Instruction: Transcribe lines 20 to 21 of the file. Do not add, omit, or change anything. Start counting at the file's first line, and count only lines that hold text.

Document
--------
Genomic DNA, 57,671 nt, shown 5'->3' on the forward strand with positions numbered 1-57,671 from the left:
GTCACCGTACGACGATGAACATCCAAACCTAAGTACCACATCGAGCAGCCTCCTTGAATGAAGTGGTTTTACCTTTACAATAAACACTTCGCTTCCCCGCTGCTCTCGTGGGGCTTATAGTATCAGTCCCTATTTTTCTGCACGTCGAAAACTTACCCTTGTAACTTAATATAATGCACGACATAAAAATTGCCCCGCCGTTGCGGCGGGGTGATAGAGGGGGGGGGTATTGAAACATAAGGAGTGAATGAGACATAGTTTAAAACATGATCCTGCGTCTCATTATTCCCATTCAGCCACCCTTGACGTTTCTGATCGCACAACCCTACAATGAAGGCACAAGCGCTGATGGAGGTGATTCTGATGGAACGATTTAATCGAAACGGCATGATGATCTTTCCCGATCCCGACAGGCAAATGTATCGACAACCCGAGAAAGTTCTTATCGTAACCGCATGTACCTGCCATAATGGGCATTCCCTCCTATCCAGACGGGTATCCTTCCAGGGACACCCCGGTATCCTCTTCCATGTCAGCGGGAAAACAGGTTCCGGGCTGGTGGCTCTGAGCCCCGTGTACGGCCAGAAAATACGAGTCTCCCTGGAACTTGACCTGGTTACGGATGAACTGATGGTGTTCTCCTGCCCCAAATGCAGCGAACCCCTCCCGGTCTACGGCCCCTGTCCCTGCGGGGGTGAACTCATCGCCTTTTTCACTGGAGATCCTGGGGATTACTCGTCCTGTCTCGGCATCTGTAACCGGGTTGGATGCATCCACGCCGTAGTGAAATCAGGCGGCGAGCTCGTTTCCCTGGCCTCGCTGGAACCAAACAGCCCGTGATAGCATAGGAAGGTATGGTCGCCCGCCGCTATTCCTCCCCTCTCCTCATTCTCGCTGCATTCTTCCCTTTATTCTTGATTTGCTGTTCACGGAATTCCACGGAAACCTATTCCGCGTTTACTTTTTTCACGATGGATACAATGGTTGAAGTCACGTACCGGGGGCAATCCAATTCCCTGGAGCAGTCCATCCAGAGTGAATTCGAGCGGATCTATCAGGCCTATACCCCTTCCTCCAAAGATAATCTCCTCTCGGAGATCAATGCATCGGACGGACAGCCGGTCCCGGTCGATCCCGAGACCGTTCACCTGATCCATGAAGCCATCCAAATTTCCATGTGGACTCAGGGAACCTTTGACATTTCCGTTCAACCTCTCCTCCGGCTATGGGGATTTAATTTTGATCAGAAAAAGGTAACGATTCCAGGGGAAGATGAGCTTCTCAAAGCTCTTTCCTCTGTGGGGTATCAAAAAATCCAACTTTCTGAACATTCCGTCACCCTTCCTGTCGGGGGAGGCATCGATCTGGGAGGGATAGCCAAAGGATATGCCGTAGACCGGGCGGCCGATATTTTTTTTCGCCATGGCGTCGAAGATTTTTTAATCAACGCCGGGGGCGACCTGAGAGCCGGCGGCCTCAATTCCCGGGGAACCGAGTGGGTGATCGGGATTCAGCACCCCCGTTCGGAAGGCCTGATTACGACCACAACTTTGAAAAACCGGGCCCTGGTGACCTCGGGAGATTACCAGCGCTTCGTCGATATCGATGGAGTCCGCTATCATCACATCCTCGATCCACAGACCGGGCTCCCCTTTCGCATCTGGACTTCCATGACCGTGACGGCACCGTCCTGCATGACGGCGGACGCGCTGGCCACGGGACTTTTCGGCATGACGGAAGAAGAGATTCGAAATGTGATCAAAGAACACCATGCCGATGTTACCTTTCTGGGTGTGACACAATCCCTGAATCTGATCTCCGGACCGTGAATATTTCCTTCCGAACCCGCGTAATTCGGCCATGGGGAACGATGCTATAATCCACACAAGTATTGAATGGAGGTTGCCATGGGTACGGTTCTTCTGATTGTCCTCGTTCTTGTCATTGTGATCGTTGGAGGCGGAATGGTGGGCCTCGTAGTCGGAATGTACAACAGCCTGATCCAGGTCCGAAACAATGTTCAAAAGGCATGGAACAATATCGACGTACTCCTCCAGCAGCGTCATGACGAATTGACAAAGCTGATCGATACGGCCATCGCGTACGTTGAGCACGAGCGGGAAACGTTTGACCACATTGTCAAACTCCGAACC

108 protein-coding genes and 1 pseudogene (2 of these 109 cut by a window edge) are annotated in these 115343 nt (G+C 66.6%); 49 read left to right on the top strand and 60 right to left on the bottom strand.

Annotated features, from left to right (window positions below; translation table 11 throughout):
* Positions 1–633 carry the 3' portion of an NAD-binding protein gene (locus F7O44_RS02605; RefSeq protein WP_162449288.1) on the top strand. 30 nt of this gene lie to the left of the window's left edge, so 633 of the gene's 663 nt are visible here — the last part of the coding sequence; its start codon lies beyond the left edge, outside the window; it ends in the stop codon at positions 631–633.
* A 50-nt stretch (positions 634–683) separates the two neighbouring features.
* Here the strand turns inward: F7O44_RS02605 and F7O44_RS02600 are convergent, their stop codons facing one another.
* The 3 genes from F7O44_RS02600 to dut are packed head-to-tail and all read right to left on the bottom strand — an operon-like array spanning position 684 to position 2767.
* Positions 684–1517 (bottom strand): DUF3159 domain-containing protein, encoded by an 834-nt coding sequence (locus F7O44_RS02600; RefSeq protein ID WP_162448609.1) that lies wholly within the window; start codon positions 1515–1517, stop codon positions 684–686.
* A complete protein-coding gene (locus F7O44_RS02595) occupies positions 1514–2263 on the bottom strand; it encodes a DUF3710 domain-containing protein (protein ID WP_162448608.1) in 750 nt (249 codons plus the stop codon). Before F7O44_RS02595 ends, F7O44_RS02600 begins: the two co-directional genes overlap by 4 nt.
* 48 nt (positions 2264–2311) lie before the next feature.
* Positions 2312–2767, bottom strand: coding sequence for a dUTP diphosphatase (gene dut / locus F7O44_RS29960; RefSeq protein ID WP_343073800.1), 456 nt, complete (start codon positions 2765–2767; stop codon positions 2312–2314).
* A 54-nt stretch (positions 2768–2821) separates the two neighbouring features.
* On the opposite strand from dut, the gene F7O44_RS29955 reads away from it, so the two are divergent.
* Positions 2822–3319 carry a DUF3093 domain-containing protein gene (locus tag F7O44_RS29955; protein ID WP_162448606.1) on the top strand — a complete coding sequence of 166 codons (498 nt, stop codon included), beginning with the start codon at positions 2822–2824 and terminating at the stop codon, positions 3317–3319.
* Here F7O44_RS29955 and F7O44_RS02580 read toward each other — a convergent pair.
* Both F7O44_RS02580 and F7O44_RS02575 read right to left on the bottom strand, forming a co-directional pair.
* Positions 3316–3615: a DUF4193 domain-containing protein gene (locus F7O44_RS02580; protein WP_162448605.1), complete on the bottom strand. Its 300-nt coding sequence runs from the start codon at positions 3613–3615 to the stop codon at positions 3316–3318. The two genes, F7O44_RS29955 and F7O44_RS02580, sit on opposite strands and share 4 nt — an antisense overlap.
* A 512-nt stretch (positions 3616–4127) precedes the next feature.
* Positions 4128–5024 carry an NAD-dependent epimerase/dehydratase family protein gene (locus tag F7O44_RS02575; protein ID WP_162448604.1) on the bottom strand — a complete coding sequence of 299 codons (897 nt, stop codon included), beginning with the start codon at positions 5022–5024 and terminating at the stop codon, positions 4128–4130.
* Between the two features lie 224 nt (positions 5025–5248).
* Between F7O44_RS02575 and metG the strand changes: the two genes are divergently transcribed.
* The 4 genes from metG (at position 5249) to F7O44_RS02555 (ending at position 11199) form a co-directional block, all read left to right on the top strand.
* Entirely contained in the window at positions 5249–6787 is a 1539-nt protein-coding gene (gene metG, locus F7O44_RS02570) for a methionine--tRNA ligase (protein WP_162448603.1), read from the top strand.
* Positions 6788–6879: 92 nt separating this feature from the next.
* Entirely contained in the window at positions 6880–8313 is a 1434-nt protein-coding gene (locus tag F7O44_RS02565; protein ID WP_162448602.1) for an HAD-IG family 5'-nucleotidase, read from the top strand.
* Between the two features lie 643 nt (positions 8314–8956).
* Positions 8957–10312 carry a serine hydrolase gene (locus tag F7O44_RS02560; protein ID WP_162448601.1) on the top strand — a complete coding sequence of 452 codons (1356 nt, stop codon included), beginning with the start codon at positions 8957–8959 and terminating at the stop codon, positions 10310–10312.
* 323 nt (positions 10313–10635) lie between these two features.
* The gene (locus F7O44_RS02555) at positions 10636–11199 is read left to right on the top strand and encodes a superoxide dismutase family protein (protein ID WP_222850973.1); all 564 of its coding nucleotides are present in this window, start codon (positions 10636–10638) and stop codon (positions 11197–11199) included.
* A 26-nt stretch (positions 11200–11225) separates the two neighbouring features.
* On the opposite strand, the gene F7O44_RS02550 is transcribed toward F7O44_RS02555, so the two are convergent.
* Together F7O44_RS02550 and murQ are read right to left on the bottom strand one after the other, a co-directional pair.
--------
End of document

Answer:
* Positions 4128–5024 carry an NAD-dependent epimerase/dehydratase family protein gene (locus tag F7O44_RS02575; protein ID WP_162448604.1) on the bottom strand — a complete coding sequence of 299 codons (897 nt, stop codon included), beginning with the start codon at positions 5022–5024 and terminating at the stop codon, positions 4128–4130.
* Between the two features lie 224 nt (positions 5025–5248).